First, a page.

Of Aristotle’s core terms, potency (dunamis) and actuality (energeia) are among the most important. But when we attempt to understand what they mean, we face the following problem: their primary meaning is movement, as a source (dunamis) or as movement itself (energeia). We therefore have to understand movement in order to understand them. But the structure of movement is itself articulated using these terms: it is the activity of a potential being, as potent. This paper examines this hermeneutic circle, (...)
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  26. Aristotle and Modern Mathematical Theories of the Continuum.Anne Newstead - 2001 - In Demetra Sfendoni-Mentzou & James Brown (eds.), Aristotle and Contemporary Philosophy of Science. Peter Lang.
    This paper is on Aristotle's conception of the continuum. It is argued that although Aristotle did not have the modern conception of real numbers, his account of the continuum does mirror the topology of the real number continuum in modern mathematics especially as seen in the work of Georg Cantor. Some differences are noted, particularly as regards Aristotle's conception of number and the modern conception of real numbers. The issue of whether Aristotle had the notion of (...)
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  27. Aristotle’s Generation of Animals.Devin Henry - 2009 - In Georgios Anagnostopoulos (ed.), A Companion to Aristotle. Blackwell-Wiley.
    A general article discussing philosophical issues arising in connection with Aristotle's "Generation of Animals" (Chapter from Blackwell's Companion to Aristotle).
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  28. Why Does Earth Move to the Center? An Examination of Some Explanatory Strategies in Aristotle's Cosmology.Mohan Matthen - 2009 - In Alan C. Bowen & Christian Wildberg (eds.), New Perspectives on Aristotle's De Caelo. Brill. pp. 1--119.
    How, and why, does Earth (the element) move to the centre of Aristotle's Universe? In this paper, I argue that we cannot understand why it does so by reference merely to the nature of Earth, or the attractive force of the Centre. Rather, we have to understand the role that Earth plays in the cosmic order. Thus, in Aristotle, the behaviour of the elements is explained as one explains the function of organisms in a living organism.
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  29.  28
    Aristotle on the Infinite.Ursula Coope - 2012 - In Christopher Shields (ed.), Oxford Handbook of Aristotle. Oxford University Press. pp. 267.
    In Physics, Aristotle starts his positive account of the infinite by raising a problem: “[I]f one supposes it not to exist, many impossible things result, and equally if one supposes it to exist.” His views on time, extended magnitudes, and number imply that there must be some sense in which the infinite exists, for he holds that time has no beginning or end, magnitudes are infinitely divisible, and there is no highest number. In Aristotle's view, a plurality cannot (...)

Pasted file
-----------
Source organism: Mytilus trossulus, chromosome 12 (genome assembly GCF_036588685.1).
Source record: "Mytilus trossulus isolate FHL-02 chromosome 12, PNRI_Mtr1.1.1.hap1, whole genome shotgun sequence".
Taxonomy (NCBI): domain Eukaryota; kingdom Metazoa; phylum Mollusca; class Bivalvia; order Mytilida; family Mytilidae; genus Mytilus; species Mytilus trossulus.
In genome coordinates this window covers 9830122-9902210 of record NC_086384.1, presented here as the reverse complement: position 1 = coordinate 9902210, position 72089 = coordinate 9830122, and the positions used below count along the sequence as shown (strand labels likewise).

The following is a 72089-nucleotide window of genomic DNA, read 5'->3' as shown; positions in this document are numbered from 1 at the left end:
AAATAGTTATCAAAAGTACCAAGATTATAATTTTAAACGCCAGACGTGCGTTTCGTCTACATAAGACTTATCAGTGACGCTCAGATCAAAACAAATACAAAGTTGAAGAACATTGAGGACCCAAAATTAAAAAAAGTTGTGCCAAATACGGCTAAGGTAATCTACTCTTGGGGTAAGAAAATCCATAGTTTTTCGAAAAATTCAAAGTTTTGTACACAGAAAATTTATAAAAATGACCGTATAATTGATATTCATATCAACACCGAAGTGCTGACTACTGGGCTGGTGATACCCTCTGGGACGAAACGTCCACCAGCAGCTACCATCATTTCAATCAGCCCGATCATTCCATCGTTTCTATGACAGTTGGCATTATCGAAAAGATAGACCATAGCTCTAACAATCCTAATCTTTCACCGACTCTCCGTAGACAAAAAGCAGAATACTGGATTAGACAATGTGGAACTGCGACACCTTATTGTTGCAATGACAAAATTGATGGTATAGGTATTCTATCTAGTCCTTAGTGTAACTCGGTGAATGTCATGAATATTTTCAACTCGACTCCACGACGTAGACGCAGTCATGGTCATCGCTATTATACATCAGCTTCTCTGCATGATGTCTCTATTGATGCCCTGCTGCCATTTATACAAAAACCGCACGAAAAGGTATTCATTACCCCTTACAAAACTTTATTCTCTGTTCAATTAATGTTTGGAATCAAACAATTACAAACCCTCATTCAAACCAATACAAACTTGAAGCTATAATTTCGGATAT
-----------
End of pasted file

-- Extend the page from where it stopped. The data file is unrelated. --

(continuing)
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  30. The Philosophy of Aristotle.Aristotle, Renford Bambrough & Susanne Bobzien (eds.) - 2011 - Signet Classics.
    A selection of Aristotle's most important philosophical works in English translation with an introduction and comments by Renford Bambrough with emphasis on metaphysical questions and a new afterword by Susanne Bobzien that focuses on how to study Aristotle and on Aristotle on determinism and freedom.
     
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  31. Aristotle on Emotions and Contemporary Psychology.Maria Magoula Adamos - 2001 - In D. Sfendoni-Mentzou J. Hattiangdi & D. Johnson (eds.), Aristotle and Contemporary Science. Peter Lang. pp. 226-235.
    In De Anima, Aristotle, following his predecessor Plato, argues that the human soul has two parts, the rational and the irrational. Yet, unlike Plato, he thinks that the two parts necessarily form a unity. This is mostly evident in emotions, which seem to be constituted by both, a cognitive element, such as beliefs and expectations about one's situation, as well as, non-cognitive elements such as physical sensations. Indeed, in de Anima Aristotle argues that beliefs, bodily motion and physiological (...)
     
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  32.  3
    Aristotle on the Separability of Mind.Fred D. Miller - 2012 - In Christopher Shields (ed.), The Oxford Handbook of Aristotle. Oxford: Oxford University Press. pp. 306-339.
    Discusses the sense of separability in Aristotle and how they apply to the separability of mind or nous.
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  33. Atomism, Monism, and Causation in the Natural Philosophy of Margaret Cavendish.Karen Detlefsen - 2006 - Oxford Studies in Early Modern Philosophy 3:199-240.
    Between 1653 and 1655 Margaret Cavendish makes a radical transition in her theory of matter, rejecting her earlier atomism in favour of an infinitely-extended and infinitely-divisible material plenum, with matter being ubiquitously self-moving, sensing, and rational. It is unclear, however, if Cavendish can actually dispense of atomism. One of her arguments against atomism, for example, depends upon the created world being harmonious and orderly, a premise Cavendish herself repeatedly undermines by noting nature’s many disorders. I argue that her supposed difficulties (...)